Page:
Disney Moves to Bring ‘Star Wars’ Back to the Light Side

Two new trailers for ‘Star Wars:Rebels’ debuted yesterday, marking the upcoming release of the first new Star Wars project since Disney bought LucasFilm in October 2012. The purchase, estimated at approximately $4.05 billion, brought yet another round of backlash from fans, most of whom were still feeling betrayed after the horror that was the Star Wars Prequel Trilogy.

Set between the stories of 2005’s ‘Revenge of the Sith’ and 1977’s ‘A New Hope,’ ‘Rebels’ aims to bring Star Wars back to where fans have always said it should be –set in a universe that includes all the gadgetry of a high-tech, sci-fi world but with scenic backdrops and stories that feel more like a gritty western. The departure from the broken down, clunky world of Luke Skywalker in the Original Trilogy into the CGI-infested world of Anakin Skywalker’s prequels was the downfall of the newer trilogy that flubbed its way through theaters from 1999 to 2005.

‘Rebels’ isn’t the first foray for the Star Wars franchise in the television space. ‘Star Wars: Clone Wars” ran from 2003 to 2005 on Cartoon Network, bridging the gap between the second and third films in the prequel series. It was hugely popular but too short lived for fans. Next came “The Clone Wars.” While they share names, the two projects are very different beasts in style and tone. Not only was the darker 2008 to 2014 series animated in CGI, it was canceled before it finished, eliciting a very vocal outcry from fans of the series.

February seems to be the month of hopeful Star Wars reveals, however, as Disney announced last week that the full catalog of ‘The Clone Wars’ episodes will be making the move to Netflix in March, along with a never before seen final season, a story arc that will terminate just before the climactic events of ‘Revenge of the Sith.’ All in all, these are smart moves by Disney. Despite Star Wars being seen as an evergreen property by the powers that be and the brand having made over $27 billion to date, asking around more popular fanboards, e.g. TheForce.Net, demonstrates that faith in the brand, at least under George Lucas’ tenuous grasp, has waned.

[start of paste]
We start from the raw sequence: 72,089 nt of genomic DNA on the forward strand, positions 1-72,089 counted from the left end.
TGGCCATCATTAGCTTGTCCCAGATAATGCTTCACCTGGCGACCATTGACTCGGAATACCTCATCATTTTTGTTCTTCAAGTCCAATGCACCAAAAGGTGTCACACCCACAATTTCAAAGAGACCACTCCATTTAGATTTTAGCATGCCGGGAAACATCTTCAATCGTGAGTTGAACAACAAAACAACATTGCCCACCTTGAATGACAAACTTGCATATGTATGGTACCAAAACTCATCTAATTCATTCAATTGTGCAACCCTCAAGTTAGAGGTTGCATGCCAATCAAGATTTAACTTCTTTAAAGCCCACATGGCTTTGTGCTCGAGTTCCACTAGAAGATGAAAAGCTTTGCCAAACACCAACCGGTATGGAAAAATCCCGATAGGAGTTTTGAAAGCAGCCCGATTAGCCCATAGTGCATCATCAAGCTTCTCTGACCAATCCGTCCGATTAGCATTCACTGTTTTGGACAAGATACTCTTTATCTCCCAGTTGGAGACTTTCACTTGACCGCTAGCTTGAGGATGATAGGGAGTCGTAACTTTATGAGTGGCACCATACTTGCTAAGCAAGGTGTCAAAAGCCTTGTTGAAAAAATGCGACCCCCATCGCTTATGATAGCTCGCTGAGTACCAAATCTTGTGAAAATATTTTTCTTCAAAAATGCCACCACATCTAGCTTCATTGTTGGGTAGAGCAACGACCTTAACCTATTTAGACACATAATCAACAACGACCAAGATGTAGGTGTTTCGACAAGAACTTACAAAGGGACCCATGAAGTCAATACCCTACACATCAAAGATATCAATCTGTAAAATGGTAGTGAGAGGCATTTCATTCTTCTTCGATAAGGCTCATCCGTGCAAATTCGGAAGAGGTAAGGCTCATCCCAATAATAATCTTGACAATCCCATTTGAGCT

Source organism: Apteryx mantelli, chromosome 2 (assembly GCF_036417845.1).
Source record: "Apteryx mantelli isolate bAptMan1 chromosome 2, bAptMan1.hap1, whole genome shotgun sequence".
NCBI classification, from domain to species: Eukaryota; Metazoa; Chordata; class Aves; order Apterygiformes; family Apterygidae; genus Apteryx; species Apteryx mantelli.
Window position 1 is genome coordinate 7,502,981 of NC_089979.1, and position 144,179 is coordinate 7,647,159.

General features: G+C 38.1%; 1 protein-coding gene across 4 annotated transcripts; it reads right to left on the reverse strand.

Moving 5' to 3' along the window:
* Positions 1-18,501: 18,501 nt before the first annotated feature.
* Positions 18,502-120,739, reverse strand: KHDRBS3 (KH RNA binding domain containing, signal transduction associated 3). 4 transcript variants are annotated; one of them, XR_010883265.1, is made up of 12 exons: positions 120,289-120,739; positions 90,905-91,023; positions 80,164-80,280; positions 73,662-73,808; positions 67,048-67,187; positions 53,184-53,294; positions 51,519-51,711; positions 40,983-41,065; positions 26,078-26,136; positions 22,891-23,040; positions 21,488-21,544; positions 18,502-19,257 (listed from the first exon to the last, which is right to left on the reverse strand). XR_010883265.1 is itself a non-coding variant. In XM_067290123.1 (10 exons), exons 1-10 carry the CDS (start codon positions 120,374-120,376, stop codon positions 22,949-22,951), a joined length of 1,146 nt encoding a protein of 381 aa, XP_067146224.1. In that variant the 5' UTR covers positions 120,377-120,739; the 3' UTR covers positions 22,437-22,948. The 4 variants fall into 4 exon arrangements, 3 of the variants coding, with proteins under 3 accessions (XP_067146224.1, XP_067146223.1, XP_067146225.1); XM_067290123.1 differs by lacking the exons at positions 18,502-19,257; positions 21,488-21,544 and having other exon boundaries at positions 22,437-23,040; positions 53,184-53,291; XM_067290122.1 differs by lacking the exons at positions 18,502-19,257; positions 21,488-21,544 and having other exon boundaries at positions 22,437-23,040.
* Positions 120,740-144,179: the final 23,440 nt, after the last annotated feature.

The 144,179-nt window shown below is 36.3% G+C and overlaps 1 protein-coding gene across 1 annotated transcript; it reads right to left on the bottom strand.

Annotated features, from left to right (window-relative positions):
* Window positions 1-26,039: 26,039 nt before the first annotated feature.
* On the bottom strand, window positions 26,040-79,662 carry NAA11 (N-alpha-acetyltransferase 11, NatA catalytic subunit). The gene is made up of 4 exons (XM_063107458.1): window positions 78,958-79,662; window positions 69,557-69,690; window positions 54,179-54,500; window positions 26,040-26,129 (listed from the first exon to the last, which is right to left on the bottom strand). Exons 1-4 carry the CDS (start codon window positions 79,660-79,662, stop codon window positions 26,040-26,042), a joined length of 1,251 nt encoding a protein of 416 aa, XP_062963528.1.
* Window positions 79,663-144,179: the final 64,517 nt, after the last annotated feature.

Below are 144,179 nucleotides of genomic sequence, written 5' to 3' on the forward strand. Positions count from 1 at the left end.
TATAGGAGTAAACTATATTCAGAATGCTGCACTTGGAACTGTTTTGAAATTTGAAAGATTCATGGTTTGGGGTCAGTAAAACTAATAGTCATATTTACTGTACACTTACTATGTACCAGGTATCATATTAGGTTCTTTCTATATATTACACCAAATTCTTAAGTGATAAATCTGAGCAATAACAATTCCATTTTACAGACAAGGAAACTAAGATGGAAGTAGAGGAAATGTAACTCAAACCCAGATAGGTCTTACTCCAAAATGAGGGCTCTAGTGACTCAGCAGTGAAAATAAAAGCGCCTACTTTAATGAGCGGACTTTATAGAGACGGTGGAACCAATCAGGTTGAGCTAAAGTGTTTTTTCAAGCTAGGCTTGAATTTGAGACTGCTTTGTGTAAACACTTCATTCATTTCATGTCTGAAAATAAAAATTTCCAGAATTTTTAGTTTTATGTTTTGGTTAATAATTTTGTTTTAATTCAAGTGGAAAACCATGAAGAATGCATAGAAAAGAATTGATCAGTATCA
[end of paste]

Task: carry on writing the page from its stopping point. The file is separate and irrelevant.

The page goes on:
Longtime fans of the series, those men and women who remember how it felt to have the sounds of X-wings rip past their ears for the first time in 1977, have repeatedly called foul at a Disney that, at least at first, seemed more interested in squeezing every last bit of blue milk — if you’ll pardon the overt reference — out of a weakened franchise. At one point, Walt Disney Co. CFO Jay Rasulo made it clear that the folks at Disney will be expanding the galaxy far, far away into every ready medium, stating that “the sky’s the limit.” If you know anything about fandom, you know fans don’t like people tampering with what they love.

The two teasers released for ‘Rebels’ yesterday, aptly named “Spark” and “Ignite,” probably won’t seem like tampering, at least not to the average diehard Star Wars fan. Disney may be listening to fan suggestions that universe creator George Lucas ignored for so long; instead of making graphically-driven, story-deficient snooze-fests, Disney looks to be returning our favorite space-opera to dirty worlds filled with dirtier technology and morally ambiguous heroes being pulled into a war of good versus evil.

Is there room for nitpicking over animation styles, thematic points, and all the rest? In a creative space where fans naturally turn proprietary, there will always be room. That being said, ‘Rebels’ looks like those in charge finally understand we don’t want an overly emo, damaged lead character, nor do we want everything to look beautiful and brand new. We want the dirty, flawed galaxy we saw in 1977. Fans can be hopeful that when ‘Rebels’ debuts on Disney XD in the fall, the Force will be with us all.


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